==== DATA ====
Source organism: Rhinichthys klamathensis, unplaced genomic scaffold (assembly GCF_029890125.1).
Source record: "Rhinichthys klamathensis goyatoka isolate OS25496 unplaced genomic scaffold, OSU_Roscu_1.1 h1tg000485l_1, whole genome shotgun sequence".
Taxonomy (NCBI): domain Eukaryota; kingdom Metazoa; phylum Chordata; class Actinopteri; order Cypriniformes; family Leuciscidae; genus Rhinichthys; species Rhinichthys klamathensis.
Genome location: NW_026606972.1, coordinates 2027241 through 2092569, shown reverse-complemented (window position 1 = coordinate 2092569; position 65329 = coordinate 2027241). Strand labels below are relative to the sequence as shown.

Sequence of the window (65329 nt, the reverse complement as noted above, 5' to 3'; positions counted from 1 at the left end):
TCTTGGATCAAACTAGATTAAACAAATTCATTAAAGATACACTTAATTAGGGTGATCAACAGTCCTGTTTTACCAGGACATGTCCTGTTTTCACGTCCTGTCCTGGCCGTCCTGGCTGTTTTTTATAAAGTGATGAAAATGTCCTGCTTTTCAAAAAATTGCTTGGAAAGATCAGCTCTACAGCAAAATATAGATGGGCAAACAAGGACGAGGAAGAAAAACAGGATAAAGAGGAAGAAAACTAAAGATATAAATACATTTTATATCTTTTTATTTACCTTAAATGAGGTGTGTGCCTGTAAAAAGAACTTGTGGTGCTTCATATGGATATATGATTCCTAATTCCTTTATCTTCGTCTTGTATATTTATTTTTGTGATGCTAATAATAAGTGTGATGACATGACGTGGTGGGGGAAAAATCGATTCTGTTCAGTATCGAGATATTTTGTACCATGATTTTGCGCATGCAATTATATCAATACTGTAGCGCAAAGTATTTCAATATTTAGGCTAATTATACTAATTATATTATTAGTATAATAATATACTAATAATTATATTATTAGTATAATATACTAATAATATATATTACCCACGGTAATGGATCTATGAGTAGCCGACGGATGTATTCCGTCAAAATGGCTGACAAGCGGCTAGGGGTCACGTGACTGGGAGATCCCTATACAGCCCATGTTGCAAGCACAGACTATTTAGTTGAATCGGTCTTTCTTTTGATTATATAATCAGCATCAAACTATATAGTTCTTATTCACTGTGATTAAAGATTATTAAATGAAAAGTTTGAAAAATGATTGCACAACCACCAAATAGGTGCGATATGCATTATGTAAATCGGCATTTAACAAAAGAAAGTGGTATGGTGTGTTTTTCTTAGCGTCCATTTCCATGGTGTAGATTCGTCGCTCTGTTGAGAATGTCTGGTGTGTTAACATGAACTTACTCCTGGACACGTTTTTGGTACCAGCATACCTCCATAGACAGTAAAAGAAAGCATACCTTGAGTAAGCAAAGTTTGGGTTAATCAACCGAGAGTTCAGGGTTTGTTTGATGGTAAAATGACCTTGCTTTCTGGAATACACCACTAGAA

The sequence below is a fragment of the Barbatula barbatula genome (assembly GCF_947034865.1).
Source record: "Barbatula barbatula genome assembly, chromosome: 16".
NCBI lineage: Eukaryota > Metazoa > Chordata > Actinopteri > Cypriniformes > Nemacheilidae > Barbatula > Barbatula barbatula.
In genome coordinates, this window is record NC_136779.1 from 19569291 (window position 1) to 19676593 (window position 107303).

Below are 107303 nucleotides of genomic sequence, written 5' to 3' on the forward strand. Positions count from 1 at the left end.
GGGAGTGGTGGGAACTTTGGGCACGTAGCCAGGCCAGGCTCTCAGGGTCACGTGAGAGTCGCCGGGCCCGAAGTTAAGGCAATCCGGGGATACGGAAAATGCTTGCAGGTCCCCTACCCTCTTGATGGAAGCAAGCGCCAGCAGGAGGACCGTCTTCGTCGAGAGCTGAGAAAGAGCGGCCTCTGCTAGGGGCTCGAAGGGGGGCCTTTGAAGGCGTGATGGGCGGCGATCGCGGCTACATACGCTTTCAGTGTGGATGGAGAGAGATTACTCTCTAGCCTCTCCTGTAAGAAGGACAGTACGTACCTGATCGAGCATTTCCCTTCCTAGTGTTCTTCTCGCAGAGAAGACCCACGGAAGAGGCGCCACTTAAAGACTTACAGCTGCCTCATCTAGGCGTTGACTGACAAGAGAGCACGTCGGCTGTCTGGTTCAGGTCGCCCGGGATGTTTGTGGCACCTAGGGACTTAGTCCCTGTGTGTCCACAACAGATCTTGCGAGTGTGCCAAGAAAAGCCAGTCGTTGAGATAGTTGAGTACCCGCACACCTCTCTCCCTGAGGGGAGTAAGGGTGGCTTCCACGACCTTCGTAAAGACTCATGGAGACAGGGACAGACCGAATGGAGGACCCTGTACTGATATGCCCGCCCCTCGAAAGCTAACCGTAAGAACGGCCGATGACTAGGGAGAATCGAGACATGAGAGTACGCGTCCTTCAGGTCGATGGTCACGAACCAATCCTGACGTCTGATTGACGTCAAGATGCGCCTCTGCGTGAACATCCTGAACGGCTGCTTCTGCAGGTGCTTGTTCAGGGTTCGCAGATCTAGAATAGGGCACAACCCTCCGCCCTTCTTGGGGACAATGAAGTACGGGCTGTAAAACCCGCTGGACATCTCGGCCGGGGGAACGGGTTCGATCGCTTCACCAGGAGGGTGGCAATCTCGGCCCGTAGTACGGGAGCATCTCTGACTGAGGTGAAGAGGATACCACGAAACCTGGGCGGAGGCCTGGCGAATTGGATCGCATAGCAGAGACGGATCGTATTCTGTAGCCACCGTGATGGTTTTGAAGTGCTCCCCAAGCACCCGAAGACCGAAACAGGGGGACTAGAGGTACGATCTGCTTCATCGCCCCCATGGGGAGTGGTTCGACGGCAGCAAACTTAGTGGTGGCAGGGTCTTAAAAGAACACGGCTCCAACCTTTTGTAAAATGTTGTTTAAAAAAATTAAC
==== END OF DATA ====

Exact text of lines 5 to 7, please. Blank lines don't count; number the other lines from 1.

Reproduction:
Sequence of the window (65329 nt, the reverse complement as noted above, 5' to 3'; positions counted from 1 at the left end):
TCTTGGATCAAACTAGATTAAACAAATTCATTAAAGATACACTTAATTAGGGTGATCAACAGTCCTGTTTTACCAGGACATGTCCTGTTTTCACGTCCTGTCCTGGCCGTCCTGGCTGTTTTTTATAAAGTGATGAAAATGTCCTGCTTTTCAAAAAATTGCTTGGAAAGATCAGCTCTACAGCAAAATATAGATGGGCAAACAAGGACGAGGAAGAAAAACAGGATAAAGAGGAAGAAAACTAAAGATATAAATACATTTTATATCTTTTTATTTACCTTAAATGAGGTGTGTGCCTGTAAAAAGAACTTGTGGTGCTTCATATGGATATATGATTCCTAATTCCTTTATCTTCGTCTTGTATATTTATTTTTGTGATGCTAATAATAAGTGTGATGACATGACGTGGTGGGGGAAAAATCGATTCTGTTCAGTATCGAGATATTTTGTACCATGATTTTGCGCATGCAATTATATCAATACTGTAGCGCAAAGTATTTCAATATTTAGGCTAATTATACTAATTATATTATTAGTATAATAATATACTAATAATTATATTATTAGTATAATATACTAATAATATATATTACCCACGGTAATGGATCTATGAGTAGCCGACGGATGTATTCCGTCAAAATGGCTGACAAGCGGCTAGGGGTCACGTGACTGGGAGATCCCTATACAGCCCATGTTGCAAGCACAGACTATTTAGTTGAATCGGTCTTTCTTTTGATTATATAATCAGCATCAAACTATATAGTTCTTATTCACTGTGATTAAAGATTATTAAATGAAAAGTTTGAAAAATGATTGCACAACCACCAAATAGGTGCGATATGCATTATGTAAATCGGCATTTAACAAAAGAAAGTGGTATGGTGTGTTTTTCTTAGCGTCCATTTCCATGGTGTAGATTCGTCGCTCTGTTGAGAATGTCTGGTGTGTTAACATGAACTTACTCCTGGACACGTTTTTGGTACCAGCATACCTCCATAGACAGTAAAAGAAAGCATACCTTGAGTAAGCAAAGTTTGGGTTAATCAACCGAGAGTTCAGGGTTTGTTTGATGGTAAAATGACCTTGCTTTCTGGAATACACCACTAGAA

The sequence below is a fragment of the Barbatula barbatula genome (assembly GCF_947034865.1).